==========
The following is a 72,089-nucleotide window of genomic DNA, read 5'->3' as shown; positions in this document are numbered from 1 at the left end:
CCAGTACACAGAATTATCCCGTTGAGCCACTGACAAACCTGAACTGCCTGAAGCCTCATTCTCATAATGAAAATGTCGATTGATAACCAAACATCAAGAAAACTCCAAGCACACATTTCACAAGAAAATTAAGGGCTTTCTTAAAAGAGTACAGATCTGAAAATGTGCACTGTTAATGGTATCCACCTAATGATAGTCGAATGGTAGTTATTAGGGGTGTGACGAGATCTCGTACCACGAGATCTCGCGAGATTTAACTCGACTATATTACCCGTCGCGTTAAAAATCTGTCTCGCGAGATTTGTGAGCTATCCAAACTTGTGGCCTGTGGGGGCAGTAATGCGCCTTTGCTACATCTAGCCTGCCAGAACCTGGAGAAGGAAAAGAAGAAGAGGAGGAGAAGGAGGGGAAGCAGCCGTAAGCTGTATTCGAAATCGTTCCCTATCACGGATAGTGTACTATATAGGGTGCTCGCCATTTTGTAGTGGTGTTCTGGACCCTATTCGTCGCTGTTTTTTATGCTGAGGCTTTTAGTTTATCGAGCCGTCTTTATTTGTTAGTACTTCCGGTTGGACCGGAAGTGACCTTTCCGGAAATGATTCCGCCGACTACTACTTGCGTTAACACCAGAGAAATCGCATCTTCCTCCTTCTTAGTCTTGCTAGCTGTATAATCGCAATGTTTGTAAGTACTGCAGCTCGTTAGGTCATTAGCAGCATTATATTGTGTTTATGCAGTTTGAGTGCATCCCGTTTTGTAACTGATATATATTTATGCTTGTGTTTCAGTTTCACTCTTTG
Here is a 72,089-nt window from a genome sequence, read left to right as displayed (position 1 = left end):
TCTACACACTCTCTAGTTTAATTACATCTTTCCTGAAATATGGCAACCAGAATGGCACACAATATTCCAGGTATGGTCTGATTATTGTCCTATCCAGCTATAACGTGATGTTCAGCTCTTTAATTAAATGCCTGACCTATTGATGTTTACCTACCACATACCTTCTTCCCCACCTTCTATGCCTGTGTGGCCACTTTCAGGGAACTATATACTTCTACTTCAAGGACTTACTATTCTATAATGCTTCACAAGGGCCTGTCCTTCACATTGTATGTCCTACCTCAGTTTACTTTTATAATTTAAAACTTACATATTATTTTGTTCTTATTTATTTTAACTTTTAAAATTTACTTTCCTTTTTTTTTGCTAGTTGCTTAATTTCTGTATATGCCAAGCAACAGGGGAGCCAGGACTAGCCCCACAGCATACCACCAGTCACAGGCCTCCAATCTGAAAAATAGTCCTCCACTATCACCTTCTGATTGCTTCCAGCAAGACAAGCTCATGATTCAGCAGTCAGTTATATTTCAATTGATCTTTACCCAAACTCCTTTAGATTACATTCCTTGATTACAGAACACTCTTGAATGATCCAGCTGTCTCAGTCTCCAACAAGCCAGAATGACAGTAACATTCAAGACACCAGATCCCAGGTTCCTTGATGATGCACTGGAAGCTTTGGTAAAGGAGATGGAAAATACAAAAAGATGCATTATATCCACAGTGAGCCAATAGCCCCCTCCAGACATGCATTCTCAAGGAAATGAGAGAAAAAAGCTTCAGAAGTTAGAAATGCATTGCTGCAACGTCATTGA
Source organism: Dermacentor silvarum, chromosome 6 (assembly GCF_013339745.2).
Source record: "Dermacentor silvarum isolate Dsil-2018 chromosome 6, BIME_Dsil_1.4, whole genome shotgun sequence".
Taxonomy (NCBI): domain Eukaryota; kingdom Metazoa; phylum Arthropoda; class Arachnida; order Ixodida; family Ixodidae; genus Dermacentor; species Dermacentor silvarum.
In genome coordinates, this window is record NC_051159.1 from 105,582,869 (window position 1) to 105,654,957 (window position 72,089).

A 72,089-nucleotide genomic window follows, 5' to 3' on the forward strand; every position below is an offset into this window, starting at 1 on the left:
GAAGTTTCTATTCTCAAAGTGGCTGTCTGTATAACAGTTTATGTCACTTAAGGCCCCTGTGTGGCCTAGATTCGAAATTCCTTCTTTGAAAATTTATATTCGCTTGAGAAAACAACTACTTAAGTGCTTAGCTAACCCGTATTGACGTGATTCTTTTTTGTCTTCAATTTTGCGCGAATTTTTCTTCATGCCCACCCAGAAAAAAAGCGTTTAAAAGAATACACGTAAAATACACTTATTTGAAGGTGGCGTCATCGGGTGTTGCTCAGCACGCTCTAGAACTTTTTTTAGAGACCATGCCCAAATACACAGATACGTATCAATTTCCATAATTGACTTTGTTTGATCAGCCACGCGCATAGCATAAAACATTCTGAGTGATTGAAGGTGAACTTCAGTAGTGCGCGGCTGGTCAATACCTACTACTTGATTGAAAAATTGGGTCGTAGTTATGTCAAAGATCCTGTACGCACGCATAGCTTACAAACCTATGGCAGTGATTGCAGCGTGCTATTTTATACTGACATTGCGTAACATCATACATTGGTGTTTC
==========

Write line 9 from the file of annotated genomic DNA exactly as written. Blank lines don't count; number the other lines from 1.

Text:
A 72,089-nucleotide genomic window follows, 5' to 3' on the forward strand; every position below is an offset into this window, starting at 1 on the left: